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Re: FSX Auto pilot problems

Post by kingsak » 03 Jun 2009, 01:22

Ok, this was better.
Took off 4,000 pounds from payload.
Set for FL350 full throttle and overspeed horn sounded for quite awhile but I ignored.
Finally leveled off @ FL350. At lvl. flt. full throttle N1 was 90.5%. Is that normal?
With A/T on I didn't have any big problems! :D

Added a couple of screenshots here :arrow: http://onesak.tripod.com/id3.html
Thanks 4 advise guys. I need all I can get because I don't want to screw up when flyin' on VatSim.
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Re: FSX Auto pilot problems

Post by RatherBFlyin » 03 Jun 2009, 02:18

The overspeed warning while climbing at full throttle in a 737 is normal. Nothing to be concerned about there (though you wouldn't climb that way on a normal flight).

About 90-95% N1 is normal with the throttle set to full at FL350. This is what I do on a normal climb with a 737: Below 10,000, I set the autothrottle to maintain 250 knots and climb at 2000 fpm. Above 10,000 feet I increase the autothrottle setting to 270 knots. When the airspeed starts to drop towards 250 knots, I lower the climb rate to 1000 fpm. That is usually all it takes to get up to cruising altitude, at which point I switch over to Mach hold (the "C/O" button just below the autothrottle speed setting in case you were not aware of how to make that change) and set my cruise mach speed (typically M.78 in a 737NG).

That procedure is slightly different from what you would do in the real aircraft. In a real 737NG, you would set your desired airspeed and select LVL CHG mode. This tells the autopilot to run the throttles up to maximum thrust and maintain airspeed by adjusting the rate of climb (or descent, but with the engines at idle thrust). In a lightly loaded aircraft, this yields some truly tremendous climb rates (I have seen in excess of 6000 fpm in a 737 simulator). Unfortunately the only way I am aware of getting this functionality in FS is with payware addons, like the PMDG 737's.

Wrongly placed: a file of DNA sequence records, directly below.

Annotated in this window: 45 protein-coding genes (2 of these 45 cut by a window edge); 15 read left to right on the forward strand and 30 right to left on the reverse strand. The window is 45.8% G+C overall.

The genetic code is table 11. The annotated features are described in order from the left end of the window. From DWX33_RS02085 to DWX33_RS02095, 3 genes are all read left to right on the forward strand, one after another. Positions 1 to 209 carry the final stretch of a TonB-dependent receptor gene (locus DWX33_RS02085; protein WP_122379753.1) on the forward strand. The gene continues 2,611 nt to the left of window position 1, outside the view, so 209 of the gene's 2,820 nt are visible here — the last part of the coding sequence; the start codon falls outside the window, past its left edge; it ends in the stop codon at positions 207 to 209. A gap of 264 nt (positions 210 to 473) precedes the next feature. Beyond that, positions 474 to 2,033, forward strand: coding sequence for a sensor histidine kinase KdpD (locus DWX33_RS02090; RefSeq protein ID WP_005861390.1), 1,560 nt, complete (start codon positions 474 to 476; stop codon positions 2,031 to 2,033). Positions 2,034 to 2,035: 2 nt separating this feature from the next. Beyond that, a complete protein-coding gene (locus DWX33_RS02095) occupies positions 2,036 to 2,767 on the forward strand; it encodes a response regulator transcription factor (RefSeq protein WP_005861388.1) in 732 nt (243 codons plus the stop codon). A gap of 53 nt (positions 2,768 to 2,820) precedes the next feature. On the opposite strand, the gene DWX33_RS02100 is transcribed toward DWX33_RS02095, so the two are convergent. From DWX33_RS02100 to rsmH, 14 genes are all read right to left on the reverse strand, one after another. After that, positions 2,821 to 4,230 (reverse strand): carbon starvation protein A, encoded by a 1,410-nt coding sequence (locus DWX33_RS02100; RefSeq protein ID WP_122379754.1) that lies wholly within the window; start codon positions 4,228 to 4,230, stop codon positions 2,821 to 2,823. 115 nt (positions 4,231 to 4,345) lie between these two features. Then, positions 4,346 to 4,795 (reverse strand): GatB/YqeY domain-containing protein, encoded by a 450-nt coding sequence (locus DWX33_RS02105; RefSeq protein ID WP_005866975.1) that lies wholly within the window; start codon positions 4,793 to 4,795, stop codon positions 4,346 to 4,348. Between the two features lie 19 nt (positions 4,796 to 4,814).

Now, a quick question. While you were doing the test climb with the throttles set to maximum thrust, did the aircraft actually stall at FL280? That is still somewhat unusual. Had the speed been dropping off prior to that, or was it a more sudden shift in airspeed?

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Re: FSX Auto pilot problems

Post by kingsak » 03 Jun 2009, 13:58

It did stall but I hit "Z" and got it out of the stall almost immedeiately then I turned the AP back on and was at FL350 without any further problem, except of coarse the overspd. warning, but since I had all crashes off (as it should be on VatSim) it was not a prob. just annoying. :mrgreen:
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Re: FSX Auto pilot problems

Post by RatherBFlyin » 03 Jun 2009, 14:30

Was your speed gradually decreasing as you approached FL280, or did it drop off suddenly and cause the stall?

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Re: FSX Auto pilot problems

Post by Jacob Mobley » 09 Jun 2009, 05:18

I have had so many problems with FSX's autopilot it's not even funny. I think I have a soulution for you. First off never increase the speed more than 250 knots below 11,000 feet. Once you get past 11,000 feet (this is what I do), increase speed to 350 KIAS (I realize that it is too fast to go until transition altuide, but it keeps me from stalling.) As soon as you pass FL180, increase to whatever your cruise speed is (for the default 738, I use 475 KIAS). I know it isin't realistic, but it works for me and it keeps you from stalling.

Also, when you fly with the speed hold on, make sure that your autothrottle arm switch is in the ON position. It will light up green when it is armed. then right below it, you will see two buttons that you can activate. One says N1, and the other says SPEED. Press that button after arming the AP speed hold and the autopilot will fly the desired speed. And make sure you dial in the speed before you activate the speed hold. (believe me, I've seen too many people not know what to do after arming and pressing the SPEED hold button. :D )


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Re: FSX Auto pilot problems

Post by RatherBFlyin » 09 Jun 2009, 13:20

Umm, 475 KIAS is way too fast for cruise speed. A 737NG typically cruises around M.078, which is approximately 270-280 KIAS at FL350. Are you referring to True Air Speed? True air speed is used for performance calculations, but never used by the autopilot, and never displayed on the airspeed tape/gauge. Not even sure the autopilot knows what KTAS is.

If you have your simulator set to display TAS on the airspeed indicator, that's fine. However, I would recommend changing it back to IAS. The reason I say that is because your aircraft will always stall (or overspeed for that matter) at the same IAS, regardless of altitude/temperature/pressure, but it will not always stall at the same TAS. The same applies to speed restrictions for gear/flaps/turbulence penetration, etc.